A pre-dawn attack by the Taliban that killed three American soldiers and six other coalition troops earlier this month is raising new questions about many of the Afghan soldiers who were supposed to be fighting shoulder-to-shoulder with them.

Officials are investigating whether the Afghan troops may have colluded with the Taliban in the brazen assault on the remote coalition outpost along the mountainous Afghanistan-Pakistan border. Their findings could complicate further the already difficult challenges U.S. trainers are having with the Afghan Army.

American officials have questioned 11 Afghan Army soldiers and one Afghan interpreter who were taken prisoner after the battle and later released. Many U.S. troops in the area suspect that the Afghan POWs may have passively helped their Taliban attackers by laying down their arms, or even actively colluded with the enemy in the attack.

Details of the battle have been sketchy, since all three Americans at Observation Post Bari Alai were killed in the fight. Of the four Latvian NATO soldiers who were also defending the post, two were killed and a third was badly wounded and evacuated to Landstuhl Army Medical Center in Germany. According to a U.S. official, the remaining Latvian soldier was “shellshocked” by the attack and has been flown back to Latvia for treatment.

Three Afghan National Army troops also were killed.

U.S. officials are declining to comment on specifics until their investigation is complete. But conversations with American troops familiar with the situation reveal that in the early morning hours of May 1, more than 100 Taliban fighters launched a coordinated uphill attack on Bari Alai, a tactically critical, fortified mountaintop outpost that overlooks the convergence of the Hel Gal, Durin, Marin, and Kunar River Valleys, as well as a bridge that spans the Kunar River.

While Taliban fighters pinned down coalition troops with machine gun fire, their comrades scaled the mountainsides and advanced on the post. Coalition troops killed 19 Taliban fighters, according to U.S. officials.

U.S. Army Staff Sgt. William D. Vile, 27, who was wounded, continued to return fire as he called on his radio for reinforcements and artillery support. He was killed by an explosion and has been posthumously recommended for the Silver Star Medal, the Army’s third highest decoration for battlefield valor.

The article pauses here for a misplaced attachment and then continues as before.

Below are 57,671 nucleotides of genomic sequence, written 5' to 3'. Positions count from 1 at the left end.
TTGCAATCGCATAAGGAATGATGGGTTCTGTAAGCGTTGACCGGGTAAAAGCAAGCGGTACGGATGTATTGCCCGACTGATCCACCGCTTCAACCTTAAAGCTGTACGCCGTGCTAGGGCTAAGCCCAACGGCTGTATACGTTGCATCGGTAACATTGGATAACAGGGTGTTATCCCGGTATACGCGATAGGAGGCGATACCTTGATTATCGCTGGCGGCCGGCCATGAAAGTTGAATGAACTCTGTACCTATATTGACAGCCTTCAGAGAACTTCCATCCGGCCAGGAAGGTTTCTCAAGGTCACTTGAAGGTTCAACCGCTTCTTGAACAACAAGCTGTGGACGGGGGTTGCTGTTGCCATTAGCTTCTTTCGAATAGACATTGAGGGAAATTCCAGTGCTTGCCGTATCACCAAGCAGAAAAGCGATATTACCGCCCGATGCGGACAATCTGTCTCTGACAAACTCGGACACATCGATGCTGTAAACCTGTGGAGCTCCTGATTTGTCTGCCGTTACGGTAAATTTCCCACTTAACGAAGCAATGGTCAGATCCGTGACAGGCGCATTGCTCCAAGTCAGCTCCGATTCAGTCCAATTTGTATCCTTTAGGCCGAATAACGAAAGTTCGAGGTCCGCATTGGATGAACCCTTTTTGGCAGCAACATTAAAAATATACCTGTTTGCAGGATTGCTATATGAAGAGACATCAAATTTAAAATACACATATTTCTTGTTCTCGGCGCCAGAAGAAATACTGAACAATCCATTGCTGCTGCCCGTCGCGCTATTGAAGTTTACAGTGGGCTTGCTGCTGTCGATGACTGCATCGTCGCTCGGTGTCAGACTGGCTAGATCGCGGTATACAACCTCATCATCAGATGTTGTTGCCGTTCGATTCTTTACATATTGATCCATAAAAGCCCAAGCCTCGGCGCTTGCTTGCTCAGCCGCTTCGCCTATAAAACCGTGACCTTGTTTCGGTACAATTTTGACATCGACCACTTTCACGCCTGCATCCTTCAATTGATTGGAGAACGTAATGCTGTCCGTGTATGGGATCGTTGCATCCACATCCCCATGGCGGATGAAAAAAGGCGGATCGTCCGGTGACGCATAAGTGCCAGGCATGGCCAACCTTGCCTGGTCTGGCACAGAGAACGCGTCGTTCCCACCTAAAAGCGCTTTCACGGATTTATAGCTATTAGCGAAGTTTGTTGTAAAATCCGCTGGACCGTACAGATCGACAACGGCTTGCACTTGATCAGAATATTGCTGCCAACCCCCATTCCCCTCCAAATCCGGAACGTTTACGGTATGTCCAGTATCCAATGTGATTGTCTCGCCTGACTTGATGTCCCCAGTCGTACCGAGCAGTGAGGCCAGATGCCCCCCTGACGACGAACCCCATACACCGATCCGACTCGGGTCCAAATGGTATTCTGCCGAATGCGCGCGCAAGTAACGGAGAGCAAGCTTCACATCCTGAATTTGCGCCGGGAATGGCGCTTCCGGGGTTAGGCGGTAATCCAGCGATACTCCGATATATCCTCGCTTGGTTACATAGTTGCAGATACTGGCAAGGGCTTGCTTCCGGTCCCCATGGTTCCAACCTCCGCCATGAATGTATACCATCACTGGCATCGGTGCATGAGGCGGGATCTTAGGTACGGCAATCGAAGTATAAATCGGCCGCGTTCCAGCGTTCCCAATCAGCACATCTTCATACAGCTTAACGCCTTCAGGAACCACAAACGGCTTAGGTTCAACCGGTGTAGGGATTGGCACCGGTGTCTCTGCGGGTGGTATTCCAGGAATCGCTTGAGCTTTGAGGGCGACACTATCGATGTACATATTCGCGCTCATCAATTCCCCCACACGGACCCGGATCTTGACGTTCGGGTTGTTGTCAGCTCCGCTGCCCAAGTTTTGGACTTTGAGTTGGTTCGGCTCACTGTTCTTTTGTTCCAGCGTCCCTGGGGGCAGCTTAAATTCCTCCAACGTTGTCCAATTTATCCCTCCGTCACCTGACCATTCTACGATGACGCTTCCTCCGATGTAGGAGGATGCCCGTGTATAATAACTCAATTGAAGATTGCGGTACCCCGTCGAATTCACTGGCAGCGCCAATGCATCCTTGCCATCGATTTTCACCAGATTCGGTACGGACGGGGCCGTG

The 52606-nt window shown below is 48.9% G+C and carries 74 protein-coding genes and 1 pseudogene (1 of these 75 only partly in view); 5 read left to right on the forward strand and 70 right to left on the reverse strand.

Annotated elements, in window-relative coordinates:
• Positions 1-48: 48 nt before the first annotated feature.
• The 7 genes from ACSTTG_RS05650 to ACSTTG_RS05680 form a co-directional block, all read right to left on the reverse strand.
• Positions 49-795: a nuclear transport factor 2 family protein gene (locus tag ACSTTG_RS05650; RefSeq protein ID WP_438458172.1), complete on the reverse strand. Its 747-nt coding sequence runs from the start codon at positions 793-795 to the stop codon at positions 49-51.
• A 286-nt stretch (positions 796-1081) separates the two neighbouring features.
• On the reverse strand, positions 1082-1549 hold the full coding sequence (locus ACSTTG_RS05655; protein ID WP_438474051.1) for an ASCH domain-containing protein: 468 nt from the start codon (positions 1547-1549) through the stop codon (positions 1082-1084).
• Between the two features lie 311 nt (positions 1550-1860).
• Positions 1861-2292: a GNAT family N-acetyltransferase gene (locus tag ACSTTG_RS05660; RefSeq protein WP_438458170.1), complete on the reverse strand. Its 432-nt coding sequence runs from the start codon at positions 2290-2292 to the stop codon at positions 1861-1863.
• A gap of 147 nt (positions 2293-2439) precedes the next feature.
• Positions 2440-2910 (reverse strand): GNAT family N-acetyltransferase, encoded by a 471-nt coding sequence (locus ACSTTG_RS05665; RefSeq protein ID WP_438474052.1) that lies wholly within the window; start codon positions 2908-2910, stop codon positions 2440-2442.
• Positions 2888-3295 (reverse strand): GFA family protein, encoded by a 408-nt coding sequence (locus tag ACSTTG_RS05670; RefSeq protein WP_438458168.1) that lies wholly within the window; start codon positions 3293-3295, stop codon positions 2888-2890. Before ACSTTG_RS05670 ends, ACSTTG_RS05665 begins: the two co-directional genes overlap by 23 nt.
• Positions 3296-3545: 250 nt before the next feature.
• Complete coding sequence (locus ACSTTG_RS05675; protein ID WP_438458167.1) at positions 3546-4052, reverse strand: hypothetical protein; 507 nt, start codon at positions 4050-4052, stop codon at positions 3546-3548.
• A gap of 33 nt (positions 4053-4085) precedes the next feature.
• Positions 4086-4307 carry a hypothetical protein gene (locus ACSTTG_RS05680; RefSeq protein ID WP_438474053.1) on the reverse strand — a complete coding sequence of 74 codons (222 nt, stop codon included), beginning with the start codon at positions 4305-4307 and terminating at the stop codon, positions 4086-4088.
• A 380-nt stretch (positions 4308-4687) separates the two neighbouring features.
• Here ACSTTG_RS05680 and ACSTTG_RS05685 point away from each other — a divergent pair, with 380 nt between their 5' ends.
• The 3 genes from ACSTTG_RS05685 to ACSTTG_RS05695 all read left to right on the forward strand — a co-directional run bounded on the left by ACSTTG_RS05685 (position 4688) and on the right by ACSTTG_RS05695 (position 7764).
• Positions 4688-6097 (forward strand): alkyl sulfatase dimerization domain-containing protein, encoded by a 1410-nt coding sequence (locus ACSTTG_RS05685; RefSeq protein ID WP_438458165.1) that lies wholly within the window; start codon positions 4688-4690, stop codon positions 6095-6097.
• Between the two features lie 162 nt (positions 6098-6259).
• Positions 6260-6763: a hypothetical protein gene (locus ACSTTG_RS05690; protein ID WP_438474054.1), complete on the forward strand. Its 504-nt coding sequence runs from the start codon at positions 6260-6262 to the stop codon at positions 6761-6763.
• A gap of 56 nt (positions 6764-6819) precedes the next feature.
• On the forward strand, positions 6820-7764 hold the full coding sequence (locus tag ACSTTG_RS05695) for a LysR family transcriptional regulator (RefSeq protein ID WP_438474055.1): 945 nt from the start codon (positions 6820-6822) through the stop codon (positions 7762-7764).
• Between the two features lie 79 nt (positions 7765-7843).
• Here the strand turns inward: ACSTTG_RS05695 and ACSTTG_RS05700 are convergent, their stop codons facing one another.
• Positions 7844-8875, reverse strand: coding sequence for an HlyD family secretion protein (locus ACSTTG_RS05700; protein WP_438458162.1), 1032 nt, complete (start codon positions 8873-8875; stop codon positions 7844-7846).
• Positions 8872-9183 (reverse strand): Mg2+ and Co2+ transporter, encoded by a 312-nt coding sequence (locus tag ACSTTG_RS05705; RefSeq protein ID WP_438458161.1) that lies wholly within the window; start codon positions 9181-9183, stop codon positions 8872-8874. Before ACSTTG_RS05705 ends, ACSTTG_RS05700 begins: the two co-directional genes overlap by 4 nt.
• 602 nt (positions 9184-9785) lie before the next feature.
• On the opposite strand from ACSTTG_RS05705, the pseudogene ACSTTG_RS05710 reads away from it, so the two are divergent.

The blast breached the perimeter of the post, and the Taliban poured inside. Sgt. James D. Pirtle, 21, and Specialist Ryan C. King, 22, were killed defending the base and were both posthumously awarded the Bronze Star Medal.

After overrunning the post, the Taliban fighters captured 11 Afghan soldiers and one Afghan interpreter and transported them into the Hel Gal Valley, where they were held captive.

In the days following, U.S., Afghan, and Latvian forces embarked on joint operations to recover the dozen POWs. On May 6, approximately 400 coalition troops made a forceful push toward the Hel Gal Valley, where the POWs were believed to be held. But the mission was halted two hours after it began when the Taliban freed all 12 POWs after coalition forces broadcast radio messages demanding their return.

When asked what kind of condition the freed Afghan troops were in, Marine Lt. Col. Ted Adams replied, “Good condition. Too good, actually,” -- a sentiment echoed by other officers, which has led many to suspect that the POWs were complicit in the enemy attack.

The 12 Afghans were questioned for six days by U.S. and Afghan officials before being returned to duty on Monday. U.S. officials are declining to comment on the conduct of the Afghan troops during the attack on Bari Alai, citing the ongoing investigation.

The incident highlights the increasing level of frustration U.S. trainers are having with the wildly inconsistent performance of their Afghan Army protégés.

Additionally, American officials are becoming increasingly concerned about more sophisticated enemy tactics and massed enemy formations as evidenced at the Bari Alai post. While most of Afghanistan remains relatively calm, the Afghanistan-Pakistan border region has seen larger and more brazen enemy operations accompanied by a marked increase in violence.

Observation Post Bari Alai is now back in Coalition control.

Wade Zirkle was embedded for Fox News with U.S. and Afghan troops in the Kunar River Valley .